Tuesday, February 26, 2019

Review: THE EX by Freida McFadden


That one night: she thought he was proposing; he thought they were breaking up.



Was there someone else?



Not yet.



“Much more than I ever hated Joel, I came to hate this nameless, faceless woman. I wanted to get back at him for what he did to me. That was my intention from the beginning. When Joel dumped me that night, he took away my  entire  life—my  home,  my  friends,  my  dignity.  I could  never  get  any  of  that  back.  All I wanted was to even the score. I never meant to kill anyone. I swear.” (11)



Present day: Twenty-six year old Cassie is struggling to make her family’s bookstore business thrive again. The last thing she had time for was a relationship. Then in walks HD (Hot Doctor A.K.A. Joel.)



Meanwhile, the Ex quietly stands aside and waits…waits to see what Joel does and where he goes…just waits for him to come back.



“Is  he  embarrassed  that  his  new  girlfriend  is  apparently  a  dead  ringer  for  his  old girlfriend?” (50) That’s kind of a creep factor.



I thought this story was interesting. It had that frightening suspense angle of the psychotic ex, but it also had that touch of human empathy  because you also get the ex’s side of the story, which relayed her loss, loneliness, and financial (and mental) instability.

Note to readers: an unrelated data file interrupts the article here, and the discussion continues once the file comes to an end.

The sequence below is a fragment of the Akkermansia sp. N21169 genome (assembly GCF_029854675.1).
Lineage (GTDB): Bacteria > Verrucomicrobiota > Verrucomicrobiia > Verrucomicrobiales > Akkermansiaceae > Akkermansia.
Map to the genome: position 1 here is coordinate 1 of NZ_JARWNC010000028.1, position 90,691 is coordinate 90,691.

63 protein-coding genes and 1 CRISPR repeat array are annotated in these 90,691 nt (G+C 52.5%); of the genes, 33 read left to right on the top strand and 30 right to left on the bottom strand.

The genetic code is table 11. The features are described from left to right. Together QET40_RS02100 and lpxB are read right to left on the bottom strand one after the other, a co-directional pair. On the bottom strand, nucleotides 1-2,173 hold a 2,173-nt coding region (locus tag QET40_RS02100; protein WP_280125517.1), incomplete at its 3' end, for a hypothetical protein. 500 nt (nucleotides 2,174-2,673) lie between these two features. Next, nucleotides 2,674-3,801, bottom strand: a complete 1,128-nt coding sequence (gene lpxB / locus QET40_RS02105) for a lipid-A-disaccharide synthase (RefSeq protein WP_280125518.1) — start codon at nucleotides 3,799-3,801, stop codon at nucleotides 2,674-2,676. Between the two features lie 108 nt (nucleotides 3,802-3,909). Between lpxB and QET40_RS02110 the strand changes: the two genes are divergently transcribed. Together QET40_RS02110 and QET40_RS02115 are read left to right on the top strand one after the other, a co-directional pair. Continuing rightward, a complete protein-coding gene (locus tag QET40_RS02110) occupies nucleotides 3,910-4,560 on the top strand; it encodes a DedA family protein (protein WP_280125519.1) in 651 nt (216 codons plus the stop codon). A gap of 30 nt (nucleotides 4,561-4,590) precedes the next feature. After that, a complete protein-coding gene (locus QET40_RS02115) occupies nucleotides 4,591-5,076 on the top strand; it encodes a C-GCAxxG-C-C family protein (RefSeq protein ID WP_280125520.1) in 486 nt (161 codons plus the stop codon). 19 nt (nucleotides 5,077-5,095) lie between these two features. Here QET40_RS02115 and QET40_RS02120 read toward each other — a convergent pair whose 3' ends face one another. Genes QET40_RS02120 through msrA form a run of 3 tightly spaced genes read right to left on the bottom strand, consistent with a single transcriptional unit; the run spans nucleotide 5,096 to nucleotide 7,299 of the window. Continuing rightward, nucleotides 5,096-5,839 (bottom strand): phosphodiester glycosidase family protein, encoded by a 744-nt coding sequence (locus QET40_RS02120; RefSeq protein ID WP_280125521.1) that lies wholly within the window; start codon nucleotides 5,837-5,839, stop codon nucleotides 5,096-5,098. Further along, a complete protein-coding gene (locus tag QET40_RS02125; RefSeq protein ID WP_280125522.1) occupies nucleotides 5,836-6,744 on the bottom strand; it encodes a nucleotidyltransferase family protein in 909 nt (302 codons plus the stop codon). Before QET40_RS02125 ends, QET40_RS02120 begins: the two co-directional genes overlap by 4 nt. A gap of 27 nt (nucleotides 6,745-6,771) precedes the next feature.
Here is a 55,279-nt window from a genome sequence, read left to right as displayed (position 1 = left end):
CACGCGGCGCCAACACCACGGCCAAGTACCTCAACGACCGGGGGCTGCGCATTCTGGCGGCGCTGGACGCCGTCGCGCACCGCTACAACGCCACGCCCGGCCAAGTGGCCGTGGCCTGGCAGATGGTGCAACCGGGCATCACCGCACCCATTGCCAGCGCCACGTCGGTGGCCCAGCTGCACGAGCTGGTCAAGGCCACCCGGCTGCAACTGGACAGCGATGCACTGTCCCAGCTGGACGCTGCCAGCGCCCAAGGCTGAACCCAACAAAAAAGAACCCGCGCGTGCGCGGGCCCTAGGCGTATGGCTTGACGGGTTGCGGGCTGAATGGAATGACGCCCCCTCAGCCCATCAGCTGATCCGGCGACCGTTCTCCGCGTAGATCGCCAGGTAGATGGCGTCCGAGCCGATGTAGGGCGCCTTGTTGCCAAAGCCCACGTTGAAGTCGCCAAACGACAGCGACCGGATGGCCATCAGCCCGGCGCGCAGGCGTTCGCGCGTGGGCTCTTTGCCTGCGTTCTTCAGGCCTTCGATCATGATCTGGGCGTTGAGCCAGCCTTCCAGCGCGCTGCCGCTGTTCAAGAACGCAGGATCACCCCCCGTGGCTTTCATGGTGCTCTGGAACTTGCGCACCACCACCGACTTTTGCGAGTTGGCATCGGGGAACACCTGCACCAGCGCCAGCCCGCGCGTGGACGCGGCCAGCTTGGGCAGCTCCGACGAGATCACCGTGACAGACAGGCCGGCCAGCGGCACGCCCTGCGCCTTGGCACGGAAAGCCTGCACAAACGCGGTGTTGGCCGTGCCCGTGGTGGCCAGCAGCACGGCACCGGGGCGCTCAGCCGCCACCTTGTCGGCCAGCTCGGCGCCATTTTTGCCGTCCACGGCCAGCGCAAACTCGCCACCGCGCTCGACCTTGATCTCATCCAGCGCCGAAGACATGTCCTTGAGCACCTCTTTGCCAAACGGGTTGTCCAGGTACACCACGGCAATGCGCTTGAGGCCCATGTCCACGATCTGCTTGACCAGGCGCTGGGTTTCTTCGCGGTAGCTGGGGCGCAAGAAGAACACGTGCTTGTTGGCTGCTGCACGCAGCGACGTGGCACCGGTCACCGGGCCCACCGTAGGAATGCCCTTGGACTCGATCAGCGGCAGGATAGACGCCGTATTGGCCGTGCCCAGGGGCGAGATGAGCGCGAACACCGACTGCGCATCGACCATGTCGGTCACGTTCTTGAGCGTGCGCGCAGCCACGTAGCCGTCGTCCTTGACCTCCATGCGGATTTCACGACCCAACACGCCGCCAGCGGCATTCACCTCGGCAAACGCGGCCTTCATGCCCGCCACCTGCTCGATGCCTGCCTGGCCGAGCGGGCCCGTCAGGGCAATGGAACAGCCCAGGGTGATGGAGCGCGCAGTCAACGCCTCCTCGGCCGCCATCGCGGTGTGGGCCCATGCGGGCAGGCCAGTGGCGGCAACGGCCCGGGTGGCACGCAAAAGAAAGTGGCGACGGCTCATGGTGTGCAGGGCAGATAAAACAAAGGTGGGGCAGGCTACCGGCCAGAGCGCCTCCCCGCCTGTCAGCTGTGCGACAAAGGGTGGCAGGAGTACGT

It’s truly a rarity for me to like all the characters in a book. I liked Cassie’s love for books and her resolve to save the bookstore; I felt bad about the Ex’s money troubles and feared that she may end up in the street. I felt Cassie’s euphoric high at starting a new relationship, hoping the two would last; and I felt the Ex’s growing jealousy and resentment, hoping the two would break up. Since the book is written in the POV’s of the Ex and the New Girl, you feel for and enjoy these characters the most. The diary format can sometimes be too explicit, exacerbating the drama more than it should. Obsession is the key element here and the two girls have a lot of it. In fact, they torture themselves with it, and you hear all about it in their “diary”—it can get a little tiring sometimes.  I mean, it’s clear that they both had crazy issues. The constant shift between the two POV’s did slow down the pace in what follows for a standard psychological thriller. I wish it would’ve had more action and less whining. I wouldn’t necessarily say it was “unputdownable,” as indicated on the retail page, but it’s still pretty good.   



My rating: 3.5 stars

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